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4. Locations

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Location No. 06

Roadcut on the eastern wall along highway E22 about 2.4 km northeast of the exit to Gunnebo. Park in a parking bay about 100 m north of the outcrop. For preservation of the limited amount of material please refrain from taking any samples!

R: 1544274 - H: 6401826

Keywords: sedimentary dyke, granodiorite


The roadcut on highway E22 shows a 3 to 5 cm thick sedimentary dike, which is steeply inclined and strikes almost N-S (cf. fig. 4.6a). It is not possible to track the dike in the surroundings of the outcrop.

The host rock is a granodiorite, which according to a description by Gavelin (1984) belongs to the older granitoids. The granodiorite is dark and coarse-grained without any visible foliation. Big red alkali feldspar phenocrysts cause the porphyry fabric. Other main components are white, medium to coarse-grained plagioclase and fine-grained quartz. The mafic fraction with a percentage of 20 - 25 % is mainly biotite, which accumulated in cm to dm large round or ovoid mafic enclaves. They may be interpreted as former drops of a magma mixing phenomenon. Behind the bridge the wall on the opposite side of the road shows an enriched area of deformed mafic blobs within the rock (cf. fig. 4.6f).

The sedimentary dike contains a lot of detrial components. According to a description by Jacke & Vollbrecht (2004) rock fragments are mainly from the surrounding granitic rocks. Overall the main part of the dike is the monomineralic detritus. It contains mainly well-rounded quartz grains (cf. fig. 4.6b-d). Many of them have zircon, biotite, gas or fluid inclusions. The feldspar grains, in minor frequency, are subangular in shape. Fresh plagioclases and alkali feldspars often have inclusions of biotite, zircon and rutile. Biotite, zircon, rutile and apatite grains only occur as minor components. The sedimentary dike is consolidated by a calcite cement and a clay-silt matrix. Jacke & Vollbrecht (2004) described several stages for the development of this dike (cf. fig. 4.6e).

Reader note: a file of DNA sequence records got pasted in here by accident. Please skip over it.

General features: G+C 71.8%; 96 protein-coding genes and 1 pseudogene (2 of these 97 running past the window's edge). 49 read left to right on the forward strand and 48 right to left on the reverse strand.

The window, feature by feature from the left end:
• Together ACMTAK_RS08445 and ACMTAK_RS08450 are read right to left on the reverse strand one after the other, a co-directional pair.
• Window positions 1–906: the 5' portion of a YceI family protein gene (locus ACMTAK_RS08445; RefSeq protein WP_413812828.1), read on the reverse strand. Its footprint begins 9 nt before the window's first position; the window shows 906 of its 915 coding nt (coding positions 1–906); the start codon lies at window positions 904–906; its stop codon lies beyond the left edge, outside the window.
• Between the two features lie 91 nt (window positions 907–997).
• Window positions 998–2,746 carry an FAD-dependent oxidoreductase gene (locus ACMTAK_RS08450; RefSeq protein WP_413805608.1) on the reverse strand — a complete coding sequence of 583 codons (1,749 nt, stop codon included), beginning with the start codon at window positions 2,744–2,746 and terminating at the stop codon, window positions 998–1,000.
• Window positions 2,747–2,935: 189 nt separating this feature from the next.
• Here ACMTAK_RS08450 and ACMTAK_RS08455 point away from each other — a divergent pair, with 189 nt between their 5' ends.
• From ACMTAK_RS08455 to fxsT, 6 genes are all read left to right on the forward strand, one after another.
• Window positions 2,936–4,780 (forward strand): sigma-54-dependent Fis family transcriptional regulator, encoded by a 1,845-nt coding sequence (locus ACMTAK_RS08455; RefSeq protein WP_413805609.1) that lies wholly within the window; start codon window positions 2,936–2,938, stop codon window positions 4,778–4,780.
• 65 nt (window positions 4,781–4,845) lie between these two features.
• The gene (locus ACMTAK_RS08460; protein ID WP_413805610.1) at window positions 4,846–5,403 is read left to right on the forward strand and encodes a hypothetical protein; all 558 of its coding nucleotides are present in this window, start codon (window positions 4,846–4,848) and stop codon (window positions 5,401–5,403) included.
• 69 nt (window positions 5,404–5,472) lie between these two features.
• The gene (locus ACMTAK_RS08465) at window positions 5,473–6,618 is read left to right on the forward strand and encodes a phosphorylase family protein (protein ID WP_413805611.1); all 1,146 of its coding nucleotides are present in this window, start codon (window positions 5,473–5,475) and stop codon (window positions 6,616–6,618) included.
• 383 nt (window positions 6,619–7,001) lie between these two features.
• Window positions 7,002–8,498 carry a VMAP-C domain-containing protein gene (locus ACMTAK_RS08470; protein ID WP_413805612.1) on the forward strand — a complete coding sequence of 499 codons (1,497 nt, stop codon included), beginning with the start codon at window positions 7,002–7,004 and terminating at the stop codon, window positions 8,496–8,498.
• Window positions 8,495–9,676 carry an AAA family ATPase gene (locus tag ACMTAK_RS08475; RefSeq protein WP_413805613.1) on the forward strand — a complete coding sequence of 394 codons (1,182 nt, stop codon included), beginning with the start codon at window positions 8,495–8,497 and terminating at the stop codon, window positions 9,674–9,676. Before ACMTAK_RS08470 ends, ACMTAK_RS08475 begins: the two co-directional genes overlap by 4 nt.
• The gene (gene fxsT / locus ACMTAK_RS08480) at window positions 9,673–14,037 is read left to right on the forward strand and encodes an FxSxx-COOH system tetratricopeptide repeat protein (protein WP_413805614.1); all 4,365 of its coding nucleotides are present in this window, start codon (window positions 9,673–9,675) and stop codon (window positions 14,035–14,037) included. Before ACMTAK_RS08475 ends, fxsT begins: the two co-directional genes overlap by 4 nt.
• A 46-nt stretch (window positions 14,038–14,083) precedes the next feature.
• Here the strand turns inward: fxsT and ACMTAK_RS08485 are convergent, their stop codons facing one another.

This and other sedimentary dikes within the Västervik area, as well as others found in Denmark and Finland, are supposed to be of early Cambrian age and can be related to an extensional environment at that time. Which consequently means that the Proterozoic surface already must have been eroded to a surface level in which fissures in granitoids could be filled with sediments.

Further Reading:

Bergman, L., 1982. Clastic dikes in the Åland Islands, SW Finland and their origin. In L. Bergman, R. Tynni & B. Winterhalter (eds.): Paleozoic sediments in the Rapakivi area of the Åland Islands. - Bull. Geol. Soc. Finland, 317: pp 8 - 32.

Katzung, G. & Obst, K., 1997. The sandstone dike swarm of Vang, Bornholm -8Denmark). - Bulletin of the Geological Society of Denmark, Vol. 44: pp. 161-171.

Tynni, R.,1982. On Paleozoic microfossils in clastic dikes in the Åland Islands and in the core samples of Lumparn. In L. Bergman, R. Tynni & B. Winterhalter (eds.): Paleozoic sediments in the Rapakivi area of the Åland Islands. - Bull. Geol. Soc. Finland, 317: pp 8 - 32.

Jacke, O. & Vollbrecht, A., 2004. Sedimentgänge in proterozoischen Graniten der Västervik-Region (SE-Schweden), Terra Nostra 2004/01, TSK X: 10. Symposium Tektonik, Struktur- und Kristallingeologie, Aachen, 31.03. - 02.04.2004, Abstr.: 35.

Fig. 4.6a: Partial view of the sedimentary dike. (Photo: A. Vollbrecht, pers. comm.)
Fig. 4.6b: Close up view of a polished piece from the sedimentary dike showing fractures from the granitic host rock. (Photo: O. Jacke, pers. comm.)
Fig. 4.6c: Partial view of a thin section exhibiting rounded quartz grains in a calcite matrix. (Photo: O. Jacke, pers. comm.)
Fig. 4.6d: Close up view of a polished piece from the sedimentary dike showing a surging fabric. (Photo: O. Jacke, pers. comm.)
Fig. 4.6e: Schematic model of the development of the sedimentary dike: 1 - initial formation of sub-vertical tension cracks. 2 - lateral extension and filling with rock fragments and detrial grains. 3 - further extension caused a suction effect leading to downward dragging of the unconsolidated fillings. 4 - consolidation of vein fillings due to mechanical compaction and pressure solution. 5 - multiple-phase opening and healing of the cracks with calcite. 6 - another formation of fissures, filling with new sediments and brecciation of former consolidated detritus and calcite veins. 7 - further extension and surging of the latest soft sediments caused a preferred orientation of the calcite fragments parallel to the dike wall. (Model: Vollbrecht, A. & Jacke, O., (in prep.))
Fig. 4.6f: Partial view of deformed mafic blobs in a granitic host rock. (Photo: B. Leiss, pers. comm.)


Fig. 4.6a
Fig. 4.6a

Fig. 4.6b
Fig. 4.6b

Fig. 4.6c
Fig. 4.6c

Fig. 4.6d
Fig. 4.6d

Fig. 4.6e
Fig. 4.6e

Fig. 4.6f
Fig. 4.6f

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